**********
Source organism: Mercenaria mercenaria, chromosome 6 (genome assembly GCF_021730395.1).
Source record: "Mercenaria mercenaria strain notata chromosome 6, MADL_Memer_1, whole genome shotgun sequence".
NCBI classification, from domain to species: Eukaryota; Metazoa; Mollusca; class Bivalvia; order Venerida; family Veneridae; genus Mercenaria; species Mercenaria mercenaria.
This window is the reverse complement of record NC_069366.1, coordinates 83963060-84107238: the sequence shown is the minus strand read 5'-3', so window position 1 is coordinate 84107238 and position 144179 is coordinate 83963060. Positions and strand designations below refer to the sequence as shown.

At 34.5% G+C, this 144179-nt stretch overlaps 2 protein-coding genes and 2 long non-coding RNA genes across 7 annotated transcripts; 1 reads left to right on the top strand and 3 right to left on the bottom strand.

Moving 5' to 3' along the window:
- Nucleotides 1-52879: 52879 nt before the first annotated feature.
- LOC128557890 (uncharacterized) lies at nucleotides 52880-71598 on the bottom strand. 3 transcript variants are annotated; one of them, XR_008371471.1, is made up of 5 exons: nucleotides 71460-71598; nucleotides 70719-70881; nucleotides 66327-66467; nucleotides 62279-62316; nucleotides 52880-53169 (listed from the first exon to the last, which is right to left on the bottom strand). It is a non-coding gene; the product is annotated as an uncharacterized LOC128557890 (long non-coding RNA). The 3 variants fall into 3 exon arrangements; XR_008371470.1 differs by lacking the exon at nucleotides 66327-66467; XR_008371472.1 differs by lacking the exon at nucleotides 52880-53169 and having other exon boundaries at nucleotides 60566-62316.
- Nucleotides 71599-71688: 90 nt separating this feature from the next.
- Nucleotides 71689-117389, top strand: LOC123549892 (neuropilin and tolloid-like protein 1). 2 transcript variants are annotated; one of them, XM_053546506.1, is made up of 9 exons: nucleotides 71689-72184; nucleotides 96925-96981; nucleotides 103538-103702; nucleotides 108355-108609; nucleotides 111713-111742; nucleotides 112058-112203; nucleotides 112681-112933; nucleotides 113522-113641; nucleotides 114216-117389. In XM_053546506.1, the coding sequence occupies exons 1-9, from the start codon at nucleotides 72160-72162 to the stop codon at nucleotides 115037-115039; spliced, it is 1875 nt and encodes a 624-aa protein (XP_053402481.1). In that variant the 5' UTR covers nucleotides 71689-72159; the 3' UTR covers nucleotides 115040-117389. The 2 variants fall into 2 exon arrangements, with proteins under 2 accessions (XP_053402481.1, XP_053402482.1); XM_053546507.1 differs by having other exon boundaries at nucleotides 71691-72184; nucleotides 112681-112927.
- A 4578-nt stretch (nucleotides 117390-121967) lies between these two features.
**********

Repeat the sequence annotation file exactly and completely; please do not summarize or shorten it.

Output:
Source organism: Mercenaria mercenaria, chromosome 6 (genome assembly GCF_021730395.1).
Source record: "Mercenaria mercenaria strain notata chromosome 6, MADL_Memer_1, whole genome shotgun sequence".
NCBI classification, from domain to species: Eukaryota; Metazoa; Mollusca; class Bivalvia; order Venerida; family Veneridae; genus Mercenaria; species Mercenaria mercenaria.
This window is the reverse complement of record NC_069366.1, coordinates 83963060-84107238: the sequence shown is the minus strand read 5'-3', so window position 1 is coordinate 84107238 and position 144179 is coordinate 83963060. Positions and strand designations below refer to the sequence as shown.

At 34.5% G+C, this 144179-nt stretch overlaps 2 protein-coding genes and 2 long non-coding RNA genes across 7 annotated transcripts; 1 reads left to right on the top strand and 3 right to left on the bottom strand.

Moving 5' to 3' along the window:
- Nucleotides 1-52879: 52879 nt before the first annotated feature.
- LOC128557890 (uncharacterized) lies at nucleotides 52880-71598 on the bottom strand. 3 transcript variants are annotated; one of them, XR_008371471.1, is made up of 5 exons: nucleotides 71460-71598; nucleotides 70719-70881; nucleotides 66327-66467; nucleotides 62279-62316; nucleotides 52880-53169 (listed from the first exon to the last, which is right to left on the bottom strand). It is a non-coding gene; the product is annotated as an uncharacterized LOC128557890 (long non-coding RNA). The 3 variants fall into 3 exon arrangements; XR_008371470.1 differs by lacking the exon at nucleotides 66327-66467; XR_008371472.1 differs by lacking the exon at nucleotides 52880-53169 and having other exon boundaries at nucleotides 60566-62316.
- Nucleotides 71599-71688: 90 nt separating this feature from the next.
- Nucleotides 71689-117389, top strand: LOC123549892 (neuropilin and tolloid-like protein 1). 2 transcript variants are annotated; one of them, XM_053546506.1, is made up of 9 exons: nucleotides 71689-72184; nucleotides 96925-96981; nucleotides 103538-103702; nucleotides 108355-108609; nucleotides 111713-111742; nucleotides 112058-112203; nucleotides 112681-112933; nucleotides 113522-113641; nucleotides 114216-117389. In XM_053546506.1, the coding sequence occupies exons 1-9, from the start codon at nucleotides 72160-72162 to the stop codon at nucleotides 115037-115039; spliced, it is 1875 nt and encodes a 624-aa protein (XP_053402481.1). In that variant the 5' UTR covers nucleotides 71689-72159; the 3' UTR covers nucleotides 115040-117389. The 2 variants fall into 2 exon arrangements, with proteins under 2 accessions (XP_053402481.1, XP_053402482.1); XM_053546507.1 differs by having other exon boundaries at nucleotides 71691-72184; nucleotides 112681-112927.
- A 4578-nt stretch (nucleotides 117390-121967) lies between these two features.